Linked by Thom Holwerda on Mon 16th Jan 2012 22:55 UTC
Google "The fragmentation of Android is very real and very problematic for end users, developers, mobile operators, device manufacturers, and Google. However fragmentation does not mean Android is going to 'die' or 'fail' as some seem to think. On the contrary I think we can count on Android playing a significant role in our world for a long, long time. I also am confident that Google has already lost control of Android and has zero chance of regaining control. This post explains why I'm so confident about this."
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RE[6]: Divided We Fall
by unclefester on Tue 17th Jan 2012 06:49 UTC in reply to "RE[5]: Divided We Fall"
Member since:

Linux is still a developers playground. Unsafe for the average desktop user. With a dedicated and savvy sysadmin, who's given a sufficient supply of anti-ulcer pills, it's great.

You obviously have no real experience of Linux to make such absurd claims.

The average user can use any mainstream Linux distro without the slightest problem.

Until they try to upgrade by themselves. Remember, they've gotten and applied a lot of advice about getting their systems to work right with the software they want. (Often not considered, or even ethically approved of by their distro's devs.) Pointing to various repositories, installing various codecs, and making various tweeks to work around problems.

And then... when they go to upgrade... boom!

You are either a bullshit artist or a total moron. If a newbie sticks to Mint, Ubuntu or Mandriva their life is drama free. No sane person recommends Slackware, Suse or Fedora to a novice (however they are extremely easy to use once configured).

Ubuntu has a software store that is effortless to use. Alternatively you only need to tick Ubuntu Restricted Extras and all codecs, flash, MS fonts etc are automatically installed and configured.

Mint comes fully configured out of the box.

In comparison a clean Windows doesn't do anything useful unless you have no ambitions beyond using Notepad and Internet Explorer

Upgrades of any mainstream Linux distro go without a hitch. If you have a separate user partition you can even easily switch between distros and still retain all your personal files and settings.

The average user has no real need to ever upgrade their distro. If it ain't broke don't fix it. A Linux distro is perfectly usable long after the support period ends.

If they use Debian they can upgrade their system via rolling releases for as long as their hard drive works.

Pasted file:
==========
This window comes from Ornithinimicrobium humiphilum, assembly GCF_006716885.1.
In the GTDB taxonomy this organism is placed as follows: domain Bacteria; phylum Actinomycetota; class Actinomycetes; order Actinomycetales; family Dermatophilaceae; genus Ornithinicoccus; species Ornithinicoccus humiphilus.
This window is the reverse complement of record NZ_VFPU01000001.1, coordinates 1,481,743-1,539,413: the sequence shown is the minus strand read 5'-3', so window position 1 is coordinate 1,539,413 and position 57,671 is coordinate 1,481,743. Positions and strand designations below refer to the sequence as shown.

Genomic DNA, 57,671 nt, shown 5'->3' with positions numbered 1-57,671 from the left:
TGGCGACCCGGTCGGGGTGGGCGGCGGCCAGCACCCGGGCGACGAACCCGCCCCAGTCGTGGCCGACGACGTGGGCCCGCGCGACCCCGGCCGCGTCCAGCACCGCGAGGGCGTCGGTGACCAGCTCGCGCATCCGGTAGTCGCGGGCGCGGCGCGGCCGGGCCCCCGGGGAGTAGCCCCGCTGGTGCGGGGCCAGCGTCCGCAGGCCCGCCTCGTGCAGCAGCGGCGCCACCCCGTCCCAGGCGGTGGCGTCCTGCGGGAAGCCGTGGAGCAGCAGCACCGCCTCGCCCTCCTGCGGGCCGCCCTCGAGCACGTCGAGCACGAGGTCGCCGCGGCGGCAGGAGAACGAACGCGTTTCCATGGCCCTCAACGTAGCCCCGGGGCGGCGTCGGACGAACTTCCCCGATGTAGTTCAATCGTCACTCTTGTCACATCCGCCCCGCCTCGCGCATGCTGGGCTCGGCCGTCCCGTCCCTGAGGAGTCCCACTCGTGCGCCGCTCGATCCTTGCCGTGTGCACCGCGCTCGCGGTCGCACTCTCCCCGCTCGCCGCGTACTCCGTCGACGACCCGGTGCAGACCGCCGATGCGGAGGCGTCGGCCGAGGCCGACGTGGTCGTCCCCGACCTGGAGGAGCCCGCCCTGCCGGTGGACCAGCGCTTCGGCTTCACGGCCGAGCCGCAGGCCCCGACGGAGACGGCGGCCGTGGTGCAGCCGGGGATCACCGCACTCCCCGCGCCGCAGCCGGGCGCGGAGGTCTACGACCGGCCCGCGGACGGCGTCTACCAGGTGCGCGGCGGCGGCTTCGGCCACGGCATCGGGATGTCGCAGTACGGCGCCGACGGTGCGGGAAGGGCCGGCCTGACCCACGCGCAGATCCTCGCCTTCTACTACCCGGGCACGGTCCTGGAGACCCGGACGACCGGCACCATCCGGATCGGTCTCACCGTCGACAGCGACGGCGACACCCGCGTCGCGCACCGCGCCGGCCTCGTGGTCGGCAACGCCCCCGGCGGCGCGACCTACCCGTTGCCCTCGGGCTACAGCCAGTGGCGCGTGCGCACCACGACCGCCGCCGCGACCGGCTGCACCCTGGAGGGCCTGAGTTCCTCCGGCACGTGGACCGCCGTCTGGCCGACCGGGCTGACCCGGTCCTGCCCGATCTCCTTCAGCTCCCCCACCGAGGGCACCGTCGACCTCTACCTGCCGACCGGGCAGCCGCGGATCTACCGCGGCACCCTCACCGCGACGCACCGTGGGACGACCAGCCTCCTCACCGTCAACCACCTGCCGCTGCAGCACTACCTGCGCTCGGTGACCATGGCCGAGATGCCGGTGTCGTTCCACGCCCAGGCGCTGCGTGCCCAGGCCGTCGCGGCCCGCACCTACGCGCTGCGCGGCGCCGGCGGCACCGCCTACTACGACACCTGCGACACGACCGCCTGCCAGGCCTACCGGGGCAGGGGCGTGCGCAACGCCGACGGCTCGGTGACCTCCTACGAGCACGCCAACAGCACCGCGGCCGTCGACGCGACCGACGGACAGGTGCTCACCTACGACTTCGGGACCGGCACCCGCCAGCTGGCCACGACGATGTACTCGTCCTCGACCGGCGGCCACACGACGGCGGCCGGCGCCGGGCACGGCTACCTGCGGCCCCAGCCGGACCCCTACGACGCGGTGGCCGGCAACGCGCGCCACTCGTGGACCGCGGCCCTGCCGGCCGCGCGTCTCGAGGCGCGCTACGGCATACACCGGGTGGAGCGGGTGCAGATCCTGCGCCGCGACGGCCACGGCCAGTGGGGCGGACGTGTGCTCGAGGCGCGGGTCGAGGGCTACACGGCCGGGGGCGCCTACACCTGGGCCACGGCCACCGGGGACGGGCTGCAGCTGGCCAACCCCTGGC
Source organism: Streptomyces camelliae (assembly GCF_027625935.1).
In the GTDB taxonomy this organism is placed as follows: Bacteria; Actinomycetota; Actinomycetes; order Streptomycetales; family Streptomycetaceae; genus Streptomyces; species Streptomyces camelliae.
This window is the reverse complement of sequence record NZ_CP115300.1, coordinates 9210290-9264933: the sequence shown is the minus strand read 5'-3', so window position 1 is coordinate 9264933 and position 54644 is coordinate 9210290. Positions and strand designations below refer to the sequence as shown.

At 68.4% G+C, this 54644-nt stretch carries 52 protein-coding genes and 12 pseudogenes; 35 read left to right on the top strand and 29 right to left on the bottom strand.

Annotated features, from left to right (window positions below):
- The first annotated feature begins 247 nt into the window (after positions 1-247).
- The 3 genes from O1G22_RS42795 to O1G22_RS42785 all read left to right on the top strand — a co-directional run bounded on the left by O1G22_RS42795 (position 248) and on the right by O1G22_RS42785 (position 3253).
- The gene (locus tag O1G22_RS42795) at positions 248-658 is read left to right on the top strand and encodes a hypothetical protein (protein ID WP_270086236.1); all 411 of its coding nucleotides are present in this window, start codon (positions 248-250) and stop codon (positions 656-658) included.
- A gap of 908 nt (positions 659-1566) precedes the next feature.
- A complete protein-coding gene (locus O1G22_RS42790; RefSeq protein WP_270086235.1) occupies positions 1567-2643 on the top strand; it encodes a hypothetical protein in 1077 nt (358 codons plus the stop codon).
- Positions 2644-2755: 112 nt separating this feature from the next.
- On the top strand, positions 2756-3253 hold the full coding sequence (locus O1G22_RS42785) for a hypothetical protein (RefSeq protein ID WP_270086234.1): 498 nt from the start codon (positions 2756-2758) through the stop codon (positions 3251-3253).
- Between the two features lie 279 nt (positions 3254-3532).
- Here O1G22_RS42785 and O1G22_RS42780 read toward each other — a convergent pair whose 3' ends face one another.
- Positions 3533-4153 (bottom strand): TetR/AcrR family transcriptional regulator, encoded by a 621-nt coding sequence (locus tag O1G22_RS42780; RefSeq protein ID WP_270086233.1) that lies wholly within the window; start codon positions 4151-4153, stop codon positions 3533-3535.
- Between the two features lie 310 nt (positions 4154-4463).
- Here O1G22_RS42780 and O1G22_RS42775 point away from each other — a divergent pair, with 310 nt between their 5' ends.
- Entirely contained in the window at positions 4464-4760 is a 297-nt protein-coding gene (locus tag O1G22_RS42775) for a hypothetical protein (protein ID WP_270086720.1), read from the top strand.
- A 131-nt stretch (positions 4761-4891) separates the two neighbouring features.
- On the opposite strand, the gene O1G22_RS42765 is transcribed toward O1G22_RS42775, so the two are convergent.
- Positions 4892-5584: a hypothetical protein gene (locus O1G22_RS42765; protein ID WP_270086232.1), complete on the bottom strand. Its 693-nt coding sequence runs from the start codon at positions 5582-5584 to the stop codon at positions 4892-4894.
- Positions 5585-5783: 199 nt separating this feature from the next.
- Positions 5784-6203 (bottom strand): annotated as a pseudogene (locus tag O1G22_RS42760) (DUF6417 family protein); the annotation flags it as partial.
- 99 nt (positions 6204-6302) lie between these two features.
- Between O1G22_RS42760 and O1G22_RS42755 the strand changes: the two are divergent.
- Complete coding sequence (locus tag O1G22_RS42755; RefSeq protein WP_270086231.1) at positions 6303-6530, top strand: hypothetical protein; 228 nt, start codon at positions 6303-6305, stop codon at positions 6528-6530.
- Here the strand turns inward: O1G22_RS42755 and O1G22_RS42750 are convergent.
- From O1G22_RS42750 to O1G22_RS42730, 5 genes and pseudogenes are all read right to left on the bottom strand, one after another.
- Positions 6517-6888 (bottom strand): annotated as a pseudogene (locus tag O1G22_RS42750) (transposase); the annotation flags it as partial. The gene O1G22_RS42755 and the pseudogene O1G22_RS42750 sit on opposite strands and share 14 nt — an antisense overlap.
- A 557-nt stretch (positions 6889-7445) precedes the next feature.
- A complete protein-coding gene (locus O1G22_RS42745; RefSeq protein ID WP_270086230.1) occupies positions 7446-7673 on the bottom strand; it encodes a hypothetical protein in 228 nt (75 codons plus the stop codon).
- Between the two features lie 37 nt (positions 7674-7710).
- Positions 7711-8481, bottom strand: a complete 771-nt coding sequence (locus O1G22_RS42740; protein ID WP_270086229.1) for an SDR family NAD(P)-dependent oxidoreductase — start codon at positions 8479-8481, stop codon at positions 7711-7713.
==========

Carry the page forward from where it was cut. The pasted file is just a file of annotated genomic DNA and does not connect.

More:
Most Windows users never upgrade their OS. Most of them wouldn't be able to do so anyway. I have met many long time Windows users who have absolutely no idea how to perform the most basic tasks such as a defrag or instal a programme.

If I organize a help desk for non-technical end users having these "virtually identical experiences" would you be willing to man the phones for free?

Thought not.

I would much rather support a variety of Linux distros than a a bunch of average windows users. For start I wouldn't be dealing with all the crapware found on the most Windows machines.

Reply Parent Score: 2

RE[7]: Divided We Fall
by sbergman27 on Tue 17th Jan 2012 07:11 in reply to "RE[6]: Divided We Fall"
sbergman27 Member since:

You obviously have no real experience of Linux to make such absurd claims.

Well, let's see. I've been a Unix admin since 1988. A Linux admin since ~1996. And currently admin ~100 desktop Linux users. Linux is the only OS I've used on my own desktop since 1997, aside from the occasional jaunt with Open Solaris or some *BSD variant.

Aside from your grandmother's and uncle's computers, what Linux desktops do you administer?

I have a wealth of experience which I'd love to share with you. The situations I deal with would likely crush your spirit. But I persevere, and have succeeded, on the balance, with Linux desktops, despite its intrinsic problems. And despite having been spat upon, regularly, by two bit Linux pollyannas who don't think I'm pure enough.

Go ahead. Give me your stats.

Edited 2012-01-17 07:19 UTC

Reply Parent Score: 3

RE[8]: Divided We Fall
by unclefester on Tue 17th Jan 2012 08:46 in reply to "RE[7]: Divided We Fall"
unclefester Member since:

Don't burst into tears Princess.

You claim to be a Linux admin and then try and scare everyone with highly implausible nightmare scenarios. Do you use Fedora daily builds for production environments?

I'm not saying Linux is perfect but most of your comments are pure BS.

Fact: It only takes 30-60 minutes to get a fully functional desktop system up and running with any of the mainstream Linux distros. In contrast a new Windows install is basically useless.

Fact: It is extremely easy to upgrade or even totally replace a distro as long as you use a separate home partition.

Fact: It takes hundreds of hours to have even a reasonable understanding how an OS works "under the hood". [It takes thousands of hours to be an expert]. Linux is very different to Windows. If you allow an untrained Linux user administration privileges they are guaranteed to fsck their install. Ignorance is not the fault of the OS.

Fact: It is not necessary to upgrade to the latest and greatest version of a distro. In reality the hard drive in a home PC will normally fail before the distro support period ends.

Fact: Enterprise level distros eg RHEL have extremely long support cycles of 7-10 years (as long as Windows).

Fact: Linux provides the source code so you can patch or update any code even after the support period ends. [Try doing that with Windows].

Fact: You can't expect a a purist FOSS (Debian) home consumer (non-LTS Ubuntu) or bleeding edge (Fedora) distro to be used in a production environment without some hassles. That isn't their intended role.

Reply Parent Score: 1